Travel and tourism is an ever-expanding stakeholder of the global economy as it already accounts for 10.2 percent of global GDP, and 292 million jobs. Due to expanding global middle class, improved digital and physical connectivity, and human curiosity the sector is bound to grow even more rapidly. If we could spread out the travellers around the world evenly, tourism would be relatively easy to absorb. That is not possible, not even in the future which is sufficed by the fact that by 2020, the 20 most popular countries will add more international travellers than the rest of the world combined.
Hence, the occurrences of imbalances in cities and individual sites such as the overcrowding in popular places like Thailand’s Koh Khai Islands, Peru’s Machu Picchu, and Venice have raised eyebrows of the local authorities who are worrying about the side effects of the tourism they depend on. Hence it is the need of the hour to come up with a data-driven diagnostic to help destination leaders identify and address the challenges they face so that it is facile enough for the destinations to prevent overcrowding in the first place than to recover from it. Therefore, good planning and management will make sure that long-term success can be attained. The main priorities are a) Building a comprehensive fact base and updating it regularly, b) Establishing a sustainable growth strategy through rigorous, long-term planning, c) Involve all sections of society—commercial, public, and social and d) finding new sources of funding.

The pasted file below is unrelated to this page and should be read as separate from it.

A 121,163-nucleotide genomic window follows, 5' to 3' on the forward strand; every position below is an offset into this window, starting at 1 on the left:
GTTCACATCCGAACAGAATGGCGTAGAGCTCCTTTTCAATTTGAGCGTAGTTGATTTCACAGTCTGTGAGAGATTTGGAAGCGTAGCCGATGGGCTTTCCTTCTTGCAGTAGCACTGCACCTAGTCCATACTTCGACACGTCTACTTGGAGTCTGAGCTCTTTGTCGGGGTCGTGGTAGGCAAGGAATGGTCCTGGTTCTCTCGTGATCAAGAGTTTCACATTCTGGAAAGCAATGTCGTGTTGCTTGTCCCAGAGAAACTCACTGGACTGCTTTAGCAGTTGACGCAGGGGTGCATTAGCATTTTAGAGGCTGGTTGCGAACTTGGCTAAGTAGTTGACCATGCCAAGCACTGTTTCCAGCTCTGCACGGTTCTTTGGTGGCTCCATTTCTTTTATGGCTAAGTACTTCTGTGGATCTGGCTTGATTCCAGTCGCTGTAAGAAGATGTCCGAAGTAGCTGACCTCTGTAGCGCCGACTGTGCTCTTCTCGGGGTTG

These are the top five strategies or approaches for destinations already struggling with overcrowding: a) during harrowing situations, limit access and activities to protect natural and cultural integrity, b) introducing variable or tiered pricing so as to adjust pricing to balance supply and demand, c) smoothing the effect by incentivizing travel during nonpeak times of day, season, and year through actions such as surge-ticketing and keeping a limit on arrivals, d) Introducing regulations on home-sharing and additional hotel rooms to fine tune accommodation shortages and e) developing new attractions and promoting less-popular sites and areas to spread travellers across sites. These suggestions are just the beginning as this should kindle conversations among government leaders, tourism businesses, and residents. It is always better to prevent overcrowding rather than finding ways to manage it.